Section 54 of the Human Fertilisation and Embryology Act 2008 contains the eligibility criteria for granting a parental order in surrogacy arrangements. It is an important section. Yet intended parents and their lawyers may be forgiven for wondering whether the section is also necessary to ensure the child's welfare.
The recent case of Re X (see BioNews 1050) adds further confusion to the purpose and status of section 54. In this case the intended parents (Mr and Mrs Y) completed a surrogacy arrangement in the UK. Mr Y died before the child was born and before an application was made for a parental order. Section 54 uses the plural 'applicants' in many of the eligibility criteria. Mrs Y brought the application on behalf of herself and her deceased husband because she wanted the child to bear Mr Y's name. Applying as a single applicant under section 54A of the Act would not have achieved the same parental identity.
The question was whether Mrs Y had a legal right to bring the application under section 54 and could meet the relevant parts of the required criteria. The plurality of the word 'applicants' had already been considered in 2011 in the case of A v P where one of the intended parents had died after an application for a parental order had been made. The court held that the claim could survive their death. Re X, unlike A v P concerned a death before a parental order application was actually made. In Re X the court held that Article 14 of the European Convention on Human Rights 1950, meant Mrs Y should not be discriminated against as a widow. In addition, a parental order would give 'joint and equal parenthood' to Mr and Mrs Y and protect the right to private and family life under Article 8 of the Convention.
The court could have made a declaration of incompatibility in order to prompt Parliament to change this part of section 54. Instead the court chose to resolve the issue by taking a red pen to section 54 to give new meaning to words using the rules of statutory interpretation. This is in marked contrast to the case of Re Z (a child) where the court did make a declaration of incompatibility on the basis that it was not appropriate to strike a red pen through the requirement that an application should be made by two people in a recognised relationship (another condition of plurality). This prompted Parliament to intervene to change the law and the Human Fertilisation and Embryology Act 2008 (Remedial) Order 2018 came into force in January 2019 and inserted a new section 54A into the 2008 Act to allow an application by a single person.
Whilst section 54 may no doubt deserve to be driven to its grave, in whole or in part, passengers on that celestial journey need to be clear about the direction of travel. When does section 54 merit the use of statutory interpretation and when would it be more appropriate to make a declaration of incompatibility that might quicken its demise?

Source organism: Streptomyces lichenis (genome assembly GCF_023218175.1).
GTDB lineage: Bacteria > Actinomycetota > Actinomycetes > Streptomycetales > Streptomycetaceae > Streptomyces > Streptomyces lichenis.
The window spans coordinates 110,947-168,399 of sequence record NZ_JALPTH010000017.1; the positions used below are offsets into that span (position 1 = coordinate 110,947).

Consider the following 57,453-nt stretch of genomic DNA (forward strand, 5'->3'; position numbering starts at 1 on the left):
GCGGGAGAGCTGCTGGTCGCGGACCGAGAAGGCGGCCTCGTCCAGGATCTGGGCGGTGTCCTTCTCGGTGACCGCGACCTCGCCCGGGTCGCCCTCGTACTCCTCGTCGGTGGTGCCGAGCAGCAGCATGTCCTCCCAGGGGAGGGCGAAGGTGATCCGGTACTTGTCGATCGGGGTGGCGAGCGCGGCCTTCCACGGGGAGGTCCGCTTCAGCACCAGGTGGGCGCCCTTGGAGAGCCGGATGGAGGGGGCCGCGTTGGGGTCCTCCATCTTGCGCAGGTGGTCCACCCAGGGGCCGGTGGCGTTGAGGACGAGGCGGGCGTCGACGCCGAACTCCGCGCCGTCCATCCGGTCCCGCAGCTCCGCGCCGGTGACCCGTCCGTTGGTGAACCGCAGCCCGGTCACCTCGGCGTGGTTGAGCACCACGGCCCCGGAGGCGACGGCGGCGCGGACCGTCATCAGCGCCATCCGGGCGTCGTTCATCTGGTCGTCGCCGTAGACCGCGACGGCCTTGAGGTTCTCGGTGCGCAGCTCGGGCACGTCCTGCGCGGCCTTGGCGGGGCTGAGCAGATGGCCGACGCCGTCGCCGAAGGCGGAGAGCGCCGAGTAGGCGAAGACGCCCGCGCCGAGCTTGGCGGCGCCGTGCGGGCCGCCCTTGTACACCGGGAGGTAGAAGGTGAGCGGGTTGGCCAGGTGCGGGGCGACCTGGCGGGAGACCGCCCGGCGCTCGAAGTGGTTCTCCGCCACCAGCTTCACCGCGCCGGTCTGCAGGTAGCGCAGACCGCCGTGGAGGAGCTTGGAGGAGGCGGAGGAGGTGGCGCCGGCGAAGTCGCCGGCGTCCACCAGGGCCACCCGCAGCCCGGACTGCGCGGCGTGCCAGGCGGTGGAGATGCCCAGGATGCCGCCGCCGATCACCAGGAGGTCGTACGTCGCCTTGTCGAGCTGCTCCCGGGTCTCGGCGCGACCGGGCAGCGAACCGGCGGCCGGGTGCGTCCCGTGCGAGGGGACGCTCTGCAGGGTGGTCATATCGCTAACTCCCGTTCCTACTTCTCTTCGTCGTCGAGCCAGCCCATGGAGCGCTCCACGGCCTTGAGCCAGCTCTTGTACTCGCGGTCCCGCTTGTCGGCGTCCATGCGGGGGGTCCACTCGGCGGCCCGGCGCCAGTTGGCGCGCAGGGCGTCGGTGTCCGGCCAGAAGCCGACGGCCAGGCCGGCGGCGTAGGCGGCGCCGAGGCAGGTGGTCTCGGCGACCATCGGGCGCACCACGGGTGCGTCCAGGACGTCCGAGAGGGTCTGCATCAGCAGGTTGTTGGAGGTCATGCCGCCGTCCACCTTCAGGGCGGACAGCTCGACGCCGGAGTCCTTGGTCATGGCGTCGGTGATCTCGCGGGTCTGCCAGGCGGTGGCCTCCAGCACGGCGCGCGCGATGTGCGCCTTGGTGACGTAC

Arguably the journey to the demise of section 54 began in 2014 with Re X (A Child) (Surrogacy: Time Limit). The use of statutory interpretation in this case resulted in effectively removing the requirement that a parental order must be made no later than six months after the birth of the child. In 2015 statutory interpretation was used to give the word 'home' a wide definition beyond simply living in a physical space together with the child (see Re A and B). By 2016 the requirement that couples who are not married or in a civil partnership must at least be in an 'enduring relationship' had been interpreted to include a part-time relationship (see DM and LK).
The main difficulty with section 54 is that it masquerades as a safeguard when in reality, as Sir James Munby observed, (see BioNews 979) at the time of a parental order application, 'the judge is presented with a fait accompli'. Even though the court can exercise its discretion to refuse a parental order, such an approach would appear draconian when the child is already living with the applicant(s).
Re X and previous cases illustrate the difficulties of legislating in a passive way when it comes to conditions or indeed penalties or sanctions. The law on surrogacy should indeed be based more on carrots than sticks (see BioNews 984). However, a careful balance needs to be struck as to where the sticks are placed so that compensatory carrots are not offered in the form of the judiciary's pen, no matter how well intentioned or deftly crafted.
The celestial journey of section 54 will arrive waving a judiciary flag that tells us that eligibility criteria do not always reflect the reality of what happens in surrogacy arrangements. In their consultation paper (see BioNews 1001 and 1011), the Law Commission of England and Wales and the Scottish Law Commission acknowledge that section 54 is being stretched to its limits and have indicated that they will look at how the eligibility criteria can be reformed. The imposition of eligibility criteria means nothing, however, if the only way to secure the child's welfare is to sanction already-completed arrangements.